Outside Sillcock, I messed it up, please help.
In the front of my house I have always had a Spigot (what I called em) with the water pressure dial knocked off long ago.. So I just didn't use it much. It leaked profusely so I had bought a small attachment with a lever for turning it off.. Without leaks.. That seemed to work for years.
Today I was wanting to fix it right.. So I went to Home Depot.. Described it as above, and ended up leaving with a Sillcock replacement, a tube of Pipe Joint Compound, and a main key for turning off my main water while I did this fix.
It all made sense as described at the Depot, because my existing spigot (Sillcock) was actually coming out of mortar between our rock wall.. Just looking at the new Sillcock, I could tell that I could twist that whole unit right off the pipe.. And put a new one on..
All this was based on my assumption that the pipe came all the way out of the rock wall and I had a threading on the end of that pipe.
I loosened it.. Completely took it off I think, but quickly realized the existing Sillcock was permanently connected to a pipe that must have turned with the unit as I was loosening it.
I think I've basically disconnected a pipe within my interior wall.. I turned the main on a little bit and hear water in the wall :(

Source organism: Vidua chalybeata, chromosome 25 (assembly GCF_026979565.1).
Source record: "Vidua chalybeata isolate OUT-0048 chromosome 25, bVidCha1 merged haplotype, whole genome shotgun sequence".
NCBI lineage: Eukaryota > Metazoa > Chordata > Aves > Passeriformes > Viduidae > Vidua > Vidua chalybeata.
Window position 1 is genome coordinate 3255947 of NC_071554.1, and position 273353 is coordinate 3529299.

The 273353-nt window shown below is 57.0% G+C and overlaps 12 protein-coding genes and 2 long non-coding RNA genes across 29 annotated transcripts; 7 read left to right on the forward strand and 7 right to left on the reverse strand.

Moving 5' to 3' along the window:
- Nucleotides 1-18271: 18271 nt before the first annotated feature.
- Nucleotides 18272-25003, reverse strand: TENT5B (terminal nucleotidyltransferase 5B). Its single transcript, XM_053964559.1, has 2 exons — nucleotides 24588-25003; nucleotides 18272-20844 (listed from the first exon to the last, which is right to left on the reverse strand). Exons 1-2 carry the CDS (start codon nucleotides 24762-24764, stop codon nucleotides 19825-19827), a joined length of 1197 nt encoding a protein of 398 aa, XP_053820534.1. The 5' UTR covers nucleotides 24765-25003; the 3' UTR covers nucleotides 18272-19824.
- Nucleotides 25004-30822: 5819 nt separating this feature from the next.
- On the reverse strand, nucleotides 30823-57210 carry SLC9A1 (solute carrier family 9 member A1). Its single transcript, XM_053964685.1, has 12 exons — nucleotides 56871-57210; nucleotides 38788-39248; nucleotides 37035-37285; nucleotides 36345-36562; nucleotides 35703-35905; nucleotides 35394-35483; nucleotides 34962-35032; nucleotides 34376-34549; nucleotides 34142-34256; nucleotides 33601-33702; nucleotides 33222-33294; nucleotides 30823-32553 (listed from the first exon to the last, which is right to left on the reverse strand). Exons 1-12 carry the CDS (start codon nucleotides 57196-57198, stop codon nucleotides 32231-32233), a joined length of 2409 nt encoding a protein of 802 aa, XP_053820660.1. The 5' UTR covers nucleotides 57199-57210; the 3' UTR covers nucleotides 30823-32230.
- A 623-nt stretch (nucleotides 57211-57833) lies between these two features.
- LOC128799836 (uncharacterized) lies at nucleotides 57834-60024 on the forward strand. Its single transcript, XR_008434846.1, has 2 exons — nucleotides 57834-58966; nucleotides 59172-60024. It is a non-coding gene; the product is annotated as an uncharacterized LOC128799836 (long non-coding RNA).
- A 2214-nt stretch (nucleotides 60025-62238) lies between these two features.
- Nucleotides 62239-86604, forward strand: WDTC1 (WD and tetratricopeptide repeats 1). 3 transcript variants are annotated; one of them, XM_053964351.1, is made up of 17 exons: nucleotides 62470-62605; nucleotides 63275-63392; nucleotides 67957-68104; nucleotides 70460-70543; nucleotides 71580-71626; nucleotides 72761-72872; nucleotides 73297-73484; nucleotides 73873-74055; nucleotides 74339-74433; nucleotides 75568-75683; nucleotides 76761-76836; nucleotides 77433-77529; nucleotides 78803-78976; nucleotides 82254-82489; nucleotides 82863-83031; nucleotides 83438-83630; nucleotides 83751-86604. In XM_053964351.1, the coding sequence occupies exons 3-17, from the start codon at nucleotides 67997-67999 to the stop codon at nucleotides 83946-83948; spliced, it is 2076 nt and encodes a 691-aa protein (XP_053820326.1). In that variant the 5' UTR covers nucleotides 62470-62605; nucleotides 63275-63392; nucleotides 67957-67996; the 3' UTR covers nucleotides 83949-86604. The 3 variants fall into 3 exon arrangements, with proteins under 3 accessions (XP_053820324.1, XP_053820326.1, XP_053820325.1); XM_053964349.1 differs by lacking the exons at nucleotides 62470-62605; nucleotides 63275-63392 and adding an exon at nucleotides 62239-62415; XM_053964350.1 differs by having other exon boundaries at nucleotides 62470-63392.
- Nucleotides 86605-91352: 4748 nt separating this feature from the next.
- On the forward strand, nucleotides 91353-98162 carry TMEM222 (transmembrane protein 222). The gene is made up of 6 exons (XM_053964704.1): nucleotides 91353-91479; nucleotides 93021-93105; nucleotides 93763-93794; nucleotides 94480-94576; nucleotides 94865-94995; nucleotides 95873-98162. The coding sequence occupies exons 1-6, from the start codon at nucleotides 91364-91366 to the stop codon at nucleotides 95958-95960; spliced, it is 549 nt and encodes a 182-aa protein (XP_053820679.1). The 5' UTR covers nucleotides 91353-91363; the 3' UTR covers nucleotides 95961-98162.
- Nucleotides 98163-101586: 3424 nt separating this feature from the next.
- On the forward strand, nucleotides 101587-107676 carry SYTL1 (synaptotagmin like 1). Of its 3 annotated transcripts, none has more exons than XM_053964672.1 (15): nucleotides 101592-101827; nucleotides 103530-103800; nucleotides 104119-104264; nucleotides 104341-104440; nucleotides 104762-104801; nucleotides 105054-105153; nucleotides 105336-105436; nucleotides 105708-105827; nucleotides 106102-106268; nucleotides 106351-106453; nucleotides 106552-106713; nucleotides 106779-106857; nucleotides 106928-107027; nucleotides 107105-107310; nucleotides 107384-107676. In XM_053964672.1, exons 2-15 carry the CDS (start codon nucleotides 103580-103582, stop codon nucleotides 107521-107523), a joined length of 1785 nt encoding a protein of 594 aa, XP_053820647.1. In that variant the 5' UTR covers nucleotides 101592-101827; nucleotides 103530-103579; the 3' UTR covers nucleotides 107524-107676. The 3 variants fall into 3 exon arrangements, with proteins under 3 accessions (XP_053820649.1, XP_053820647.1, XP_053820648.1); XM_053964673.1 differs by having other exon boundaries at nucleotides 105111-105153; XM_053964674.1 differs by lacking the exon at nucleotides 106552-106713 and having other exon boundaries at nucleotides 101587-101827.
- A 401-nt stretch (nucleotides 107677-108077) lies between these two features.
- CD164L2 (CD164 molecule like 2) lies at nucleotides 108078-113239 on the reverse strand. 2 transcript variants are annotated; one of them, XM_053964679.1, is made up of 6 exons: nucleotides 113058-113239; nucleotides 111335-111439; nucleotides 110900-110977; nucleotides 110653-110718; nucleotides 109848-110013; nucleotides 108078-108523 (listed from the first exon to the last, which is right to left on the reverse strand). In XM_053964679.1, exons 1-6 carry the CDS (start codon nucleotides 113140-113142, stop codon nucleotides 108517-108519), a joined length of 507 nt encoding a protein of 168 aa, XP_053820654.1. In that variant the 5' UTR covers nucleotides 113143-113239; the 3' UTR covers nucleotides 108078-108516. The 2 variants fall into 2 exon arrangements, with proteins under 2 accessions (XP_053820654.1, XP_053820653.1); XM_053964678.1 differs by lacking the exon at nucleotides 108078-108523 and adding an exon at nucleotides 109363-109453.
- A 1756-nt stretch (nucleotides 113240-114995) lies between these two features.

What am I looking at with this kind of mistake? I have left the main water supply off for now.. But need to get if fixed pronto.
Please let me know what kind of things will have to be done.. Will they have to cut into the interior wall now?
Thanks in advance,
What did the end look like?
if threaded, you might be able to screw a new piece in. If not threaded, then it's soldered. You'll have to locate and expose where THAT piece of pipe/tube connected. You will prob want to go into the wall on the interior side. Once exposed take digital pictures and go to a dedicated plumbing supply house (not HD). Show them the picture and explain what happened.
Most thread joints will have at least 1 or 2 threads showing. A soldered joint will obviously have NO threads. If soldered, purchase some 3/4 inch copper pipe, a some fittings and practice your soldering. Maybe buy a plumbing book that shows how to repair existing copper pipe. It's not extremely difficult to do, and even sloppy soldering will hold well. After soldering, look at the solder joint. Make sure there are NO VOID areas. If this seems to daunting, contact a plumber to do the work.
Fire guard fabric or thin sheet metal to protect wood from heat
Fire extinguisher/Spray bottle of water (no burning of the house)
When adding up the cost of DIY, it's sometimes easier to call a pro. They have the expertise and tools to do the job right the first time.